The healthcare industry is undergoing change, technological evolution and constant transformation. In this evolving environment, nurse leaders must ensure their healthcare teams are agile enough to adapt to health system developments and technological advancements. By doing this, they can ensure their teams can implement evidence-based best practices, provide effective patient care and drive positive change.
For nurse leaders to accomplish all three of these aims, they must work towards enhancing team wellbeing as well as prioritizing self-care among their staff and improving overall morale. Nursing is a demanding field and it is not uncommon for nurses to encounter significant wellness challenges. These challenges range from working long shifts and performing multiple tasks under time pressure, to working without breaks and dealing with patient discomfort.
Continually dealing with these challenges can affect a nurse's physical, emotional and mental health. This ultimately has an impact on how they treat patients and deliver care. Nurse leaders must implement strategies to overcome these obstacles in order to enhance team wellbeing and drive positive organizational change. After all, successful change management puts the needs of employees first.
What is a nurse leader?
Nurse leaders inspire and influence others to achieve their maximum potential and contribute to positive changes in an organization. They communicate expectations to their teams and urge them to achieve established goals. With innovative treatments, changing regulatory laws, fluctuating payment methods and technological changes, nurses need a whole range of critical skills to become effective leaders.
Nurse leaders must be adept at communicating with many different medical professionals, from primary care providers to nursing teams. This allows them to reduce miscommunication, encourage shared decision-making and provide a sense of working together towards common goals.
Collaboration and team-building skills
Nurse leaders must collaborate with all healthcare team members, both to prevent medication errors and to improve the patient experience. While some conflicts are inevitable, effective collaboration skills empower nurse leaders to navigate complex situations and focus on working together to resolve issues while creating a sense of community.
Nurse leaders must divide and assign tasks to their team members effectively to enhance efficiency. This means understanding the strengths, weaknesses and specialisms of each nurse. Knowing the skills of their staff enables nurse leaders to distribute duties wisely in order to enhance patient care and ensure team members are happy by encouraging them to use their strongest skills.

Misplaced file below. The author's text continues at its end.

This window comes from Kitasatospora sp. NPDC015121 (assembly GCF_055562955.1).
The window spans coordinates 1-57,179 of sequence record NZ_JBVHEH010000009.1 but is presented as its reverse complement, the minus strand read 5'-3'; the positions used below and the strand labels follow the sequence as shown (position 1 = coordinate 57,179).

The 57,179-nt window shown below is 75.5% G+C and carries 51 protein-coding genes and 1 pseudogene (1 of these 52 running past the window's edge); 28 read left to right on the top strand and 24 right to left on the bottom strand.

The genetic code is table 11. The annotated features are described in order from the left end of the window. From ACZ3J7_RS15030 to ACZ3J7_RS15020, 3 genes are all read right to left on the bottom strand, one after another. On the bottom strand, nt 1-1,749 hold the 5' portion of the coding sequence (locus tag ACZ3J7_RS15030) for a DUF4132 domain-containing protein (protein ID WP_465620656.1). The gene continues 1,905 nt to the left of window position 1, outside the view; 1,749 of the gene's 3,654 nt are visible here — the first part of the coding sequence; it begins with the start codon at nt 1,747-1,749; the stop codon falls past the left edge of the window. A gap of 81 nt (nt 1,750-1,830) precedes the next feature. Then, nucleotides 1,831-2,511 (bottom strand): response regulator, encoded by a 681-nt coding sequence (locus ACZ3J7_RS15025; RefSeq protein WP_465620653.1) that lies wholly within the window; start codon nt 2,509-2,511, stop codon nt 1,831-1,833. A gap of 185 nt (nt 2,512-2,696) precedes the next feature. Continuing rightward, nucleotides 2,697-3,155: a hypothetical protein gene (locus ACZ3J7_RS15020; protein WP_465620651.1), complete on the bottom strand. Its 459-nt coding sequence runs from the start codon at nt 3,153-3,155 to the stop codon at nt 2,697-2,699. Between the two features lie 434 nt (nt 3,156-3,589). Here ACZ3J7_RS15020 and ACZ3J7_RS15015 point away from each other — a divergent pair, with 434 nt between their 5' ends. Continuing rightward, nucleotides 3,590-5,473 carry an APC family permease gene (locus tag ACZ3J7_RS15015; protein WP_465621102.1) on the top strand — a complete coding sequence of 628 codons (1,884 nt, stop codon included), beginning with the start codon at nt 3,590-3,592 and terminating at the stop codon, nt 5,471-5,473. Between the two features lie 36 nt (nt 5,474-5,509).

Critical thinking skills
Nurse leaders encounter new challenges daily, requiring immediate attention and decisions. They consequently need to think critically under pressure to make the right decisions quickly. The increasing desire for autonomy in nursing also makes critical thinking a valuable skill for aspiring nurse leaders. When nurse leaders are able to think critically under pressure, they can communicate more effectively about patient care to ensure providers understand unique client needs as well as their treatment status and requirements.
Nurse leaders must be emotionally intelligent in order to manage the challenges they face in healthcare settings. Emotional intelligence allows them to offer support during difficult situations and prevent staff from becoming emotionally exhausted or burned out. When nurse leaders employ emotional intelligence in their interactions with their patients and colleagues, they can bring empathy and awareness as well as the ability to understand and communicate with a diverse group of people in different situations.
How to become a nurse leader?
While many people may be suited to nursing, only some are cut out to be nurse leaders. Some future nurse leaders make a conscious decision to work in nursing management and leadership, while others can be put in a position to deal with health care issues such as the growing baby boomer population and the mental health crisis.
Complete an advanced nursing degree
At a minimum, nurse leaders are required to complete an undergraduate nursing degree program. However, enrolling in an advanced nursing degree, such as those offered by Walsh University, is paramount in expanding your nursing knowledge, enhancing your professional credibility and demonstrating a depth of clinical management experience. While working towards an advanced nursing degree, you will learn about health care issues, including governance, strategy, policies and economics as part of enhancing your knowledge of today's healthcare environment.